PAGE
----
The appendices contain a number of treaties signed between foreign rulers, including treaties agreed between Muscat and the United States, French and Dutch Governments, as well as British Parliament acts and memoranda related to the treaties and engagements in the volume.
- Extent and format
- 409 folios
The volume is arranged into five key geographical regions: Aden and the southwest coast of Arabia, the Persian Gulf Historically used by the British to refer to the sea area between the Arabian Peninsula and Iran. Often referred to as The Gulf or the Arabian Gulf. , Oman (Muscat) and Sohar, Baluchistan, and the northwest frontier province. The main body of the volume, containing the narrative treaties, is arranged into parts covering these five regions. The appendices at the end of the volume is likewise arranged by the five regions.
Each part (or region) is further subdivided into a number of smaller units, and in some cases further subdivided into smaller units. These subdivisions can be tribal, geographical and administrative in nature. Within each part, the narrative treaties are numbered with Roman numerals, restarting at I at the beginning of each part.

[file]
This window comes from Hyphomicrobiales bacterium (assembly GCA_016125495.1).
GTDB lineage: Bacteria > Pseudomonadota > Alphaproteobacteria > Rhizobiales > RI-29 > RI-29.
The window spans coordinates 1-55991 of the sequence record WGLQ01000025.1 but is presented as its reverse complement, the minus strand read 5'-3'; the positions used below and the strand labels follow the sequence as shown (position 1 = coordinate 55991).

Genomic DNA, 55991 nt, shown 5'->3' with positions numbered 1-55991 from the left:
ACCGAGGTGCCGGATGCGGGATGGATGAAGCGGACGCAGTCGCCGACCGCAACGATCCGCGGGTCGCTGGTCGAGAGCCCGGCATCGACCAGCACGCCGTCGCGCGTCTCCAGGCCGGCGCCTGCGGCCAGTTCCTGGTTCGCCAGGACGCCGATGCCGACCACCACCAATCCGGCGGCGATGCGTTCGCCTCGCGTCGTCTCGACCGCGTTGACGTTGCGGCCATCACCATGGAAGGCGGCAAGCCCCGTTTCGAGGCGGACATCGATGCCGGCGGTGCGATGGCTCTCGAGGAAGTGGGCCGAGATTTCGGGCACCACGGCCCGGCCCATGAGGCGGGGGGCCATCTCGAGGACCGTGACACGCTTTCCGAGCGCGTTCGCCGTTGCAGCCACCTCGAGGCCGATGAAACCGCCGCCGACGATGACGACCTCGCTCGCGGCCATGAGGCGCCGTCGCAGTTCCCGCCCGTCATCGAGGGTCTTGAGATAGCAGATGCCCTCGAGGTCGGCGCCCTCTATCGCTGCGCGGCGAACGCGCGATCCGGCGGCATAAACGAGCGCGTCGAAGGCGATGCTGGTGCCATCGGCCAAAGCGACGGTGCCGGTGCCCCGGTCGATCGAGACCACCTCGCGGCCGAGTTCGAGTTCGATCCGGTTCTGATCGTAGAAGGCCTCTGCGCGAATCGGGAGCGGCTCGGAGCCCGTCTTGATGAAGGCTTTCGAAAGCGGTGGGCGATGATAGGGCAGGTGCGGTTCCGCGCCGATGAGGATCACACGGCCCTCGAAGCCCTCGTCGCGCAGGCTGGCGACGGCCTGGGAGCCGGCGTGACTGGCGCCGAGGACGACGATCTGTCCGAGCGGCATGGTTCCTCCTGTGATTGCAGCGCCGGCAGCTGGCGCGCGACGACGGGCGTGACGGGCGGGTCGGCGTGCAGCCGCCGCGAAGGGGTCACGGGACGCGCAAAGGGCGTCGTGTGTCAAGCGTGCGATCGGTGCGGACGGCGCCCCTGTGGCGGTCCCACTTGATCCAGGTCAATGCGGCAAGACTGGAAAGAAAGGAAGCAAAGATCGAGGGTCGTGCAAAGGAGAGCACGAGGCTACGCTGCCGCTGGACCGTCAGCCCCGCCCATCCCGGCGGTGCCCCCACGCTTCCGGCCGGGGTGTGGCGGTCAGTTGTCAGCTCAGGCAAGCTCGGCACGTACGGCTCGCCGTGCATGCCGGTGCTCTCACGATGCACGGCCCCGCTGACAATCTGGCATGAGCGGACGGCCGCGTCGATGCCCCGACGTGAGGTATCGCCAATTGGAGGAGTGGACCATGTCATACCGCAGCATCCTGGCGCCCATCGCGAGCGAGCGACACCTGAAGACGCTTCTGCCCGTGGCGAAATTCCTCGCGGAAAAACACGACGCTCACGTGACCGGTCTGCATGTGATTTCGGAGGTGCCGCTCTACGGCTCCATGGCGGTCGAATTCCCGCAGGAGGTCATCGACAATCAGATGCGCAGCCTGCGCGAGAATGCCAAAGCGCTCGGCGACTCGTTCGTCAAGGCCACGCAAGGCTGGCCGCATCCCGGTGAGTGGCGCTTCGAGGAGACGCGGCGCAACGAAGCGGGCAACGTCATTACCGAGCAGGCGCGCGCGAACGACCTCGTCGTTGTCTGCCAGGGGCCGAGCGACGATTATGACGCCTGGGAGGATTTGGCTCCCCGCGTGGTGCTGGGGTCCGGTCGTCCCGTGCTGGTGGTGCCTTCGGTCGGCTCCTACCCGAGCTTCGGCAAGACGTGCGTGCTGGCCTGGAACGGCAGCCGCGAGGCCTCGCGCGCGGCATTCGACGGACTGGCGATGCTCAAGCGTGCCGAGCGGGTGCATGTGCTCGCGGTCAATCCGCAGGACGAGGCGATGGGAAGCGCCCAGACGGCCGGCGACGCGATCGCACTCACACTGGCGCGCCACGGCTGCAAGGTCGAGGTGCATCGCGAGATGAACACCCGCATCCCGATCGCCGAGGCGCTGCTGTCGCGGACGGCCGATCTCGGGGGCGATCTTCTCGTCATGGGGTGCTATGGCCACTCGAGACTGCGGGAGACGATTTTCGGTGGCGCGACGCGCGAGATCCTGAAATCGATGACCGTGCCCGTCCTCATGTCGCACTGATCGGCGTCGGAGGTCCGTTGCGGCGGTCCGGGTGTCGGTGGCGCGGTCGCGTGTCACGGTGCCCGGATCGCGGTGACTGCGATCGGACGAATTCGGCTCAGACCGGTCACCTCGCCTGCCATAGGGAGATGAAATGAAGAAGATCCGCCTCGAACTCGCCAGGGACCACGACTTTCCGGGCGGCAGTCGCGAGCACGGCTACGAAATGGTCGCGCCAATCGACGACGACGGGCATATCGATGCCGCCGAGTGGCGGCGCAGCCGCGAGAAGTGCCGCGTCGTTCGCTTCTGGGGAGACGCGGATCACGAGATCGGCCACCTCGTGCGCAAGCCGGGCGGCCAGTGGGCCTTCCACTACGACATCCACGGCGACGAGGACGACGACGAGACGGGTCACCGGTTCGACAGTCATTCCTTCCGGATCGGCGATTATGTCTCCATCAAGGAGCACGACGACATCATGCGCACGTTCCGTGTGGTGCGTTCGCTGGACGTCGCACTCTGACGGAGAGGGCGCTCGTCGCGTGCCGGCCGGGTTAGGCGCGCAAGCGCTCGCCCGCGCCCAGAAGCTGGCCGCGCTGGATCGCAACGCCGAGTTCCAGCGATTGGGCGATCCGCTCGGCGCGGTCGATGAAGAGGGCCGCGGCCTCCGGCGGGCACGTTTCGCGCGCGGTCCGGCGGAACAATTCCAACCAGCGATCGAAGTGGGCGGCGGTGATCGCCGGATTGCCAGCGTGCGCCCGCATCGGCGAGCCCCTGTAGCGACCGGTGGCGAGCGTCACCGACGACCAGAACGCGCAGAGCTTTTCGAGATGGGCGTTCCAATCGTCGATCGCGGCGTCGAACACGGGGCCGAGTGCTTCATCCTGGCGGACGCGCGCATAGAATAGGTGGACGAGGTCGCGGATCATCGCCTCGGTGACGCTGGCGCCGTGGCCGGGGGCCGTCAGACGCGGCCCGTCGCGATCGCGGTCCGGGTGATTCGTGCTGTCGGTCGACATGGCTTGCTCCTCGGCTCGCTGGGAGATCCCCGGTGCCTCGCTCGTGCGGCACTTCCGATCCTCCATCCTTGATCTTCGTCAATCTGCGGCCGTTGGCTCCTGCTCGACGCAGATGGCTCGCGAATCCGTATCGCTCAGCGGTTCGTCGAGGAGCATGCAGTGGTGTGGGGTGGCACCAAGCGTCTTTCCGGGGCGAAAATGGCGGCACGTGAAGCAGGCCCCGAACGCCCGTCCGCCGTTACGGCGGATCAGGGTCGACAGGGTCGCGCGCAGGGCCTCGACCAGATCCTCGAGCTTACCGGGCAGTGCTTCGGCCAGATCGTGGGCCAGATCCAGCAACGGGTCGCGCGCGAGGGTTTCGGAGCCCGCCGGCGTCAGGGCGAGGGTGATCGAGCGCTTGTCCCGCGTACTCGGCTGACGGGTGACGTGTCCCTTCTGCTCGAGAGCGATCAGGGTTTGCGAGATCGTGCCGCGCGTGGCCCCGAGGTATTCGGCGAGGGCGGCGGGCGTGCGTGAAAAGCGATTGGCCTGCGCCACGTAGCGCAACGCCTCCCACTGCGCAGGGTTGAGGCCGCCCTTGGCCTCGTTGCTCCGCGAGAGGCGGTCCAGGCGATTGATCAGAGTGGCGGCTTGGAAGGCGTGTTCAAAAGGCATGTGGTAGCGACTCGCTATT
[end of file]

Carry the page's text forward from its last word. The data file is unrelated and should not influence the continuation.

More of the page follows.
There is a contents page at the front of the volume (ff.2-17) which lists the geographical regions, their subdivisions and treaties. The contents pages refers to the volume’s pagination system. There is a subject index, arranged alphabetically, at the end of the volume (ff.363-405) which also refers to the volume’s pagination system.
- Physical characteristics
Foliation: The volume’s foliation sequence uses circled pencil numbers, located in the top-right corner of the recto The front of a sheet of paper or leaf, often abbreviated to 'r'. of each folio. It begins on the first folio with text, on number 1, and ends on the last folio with text, on number 405. Total number of folios: 405. Total number of folios including covers and flysheets: 409.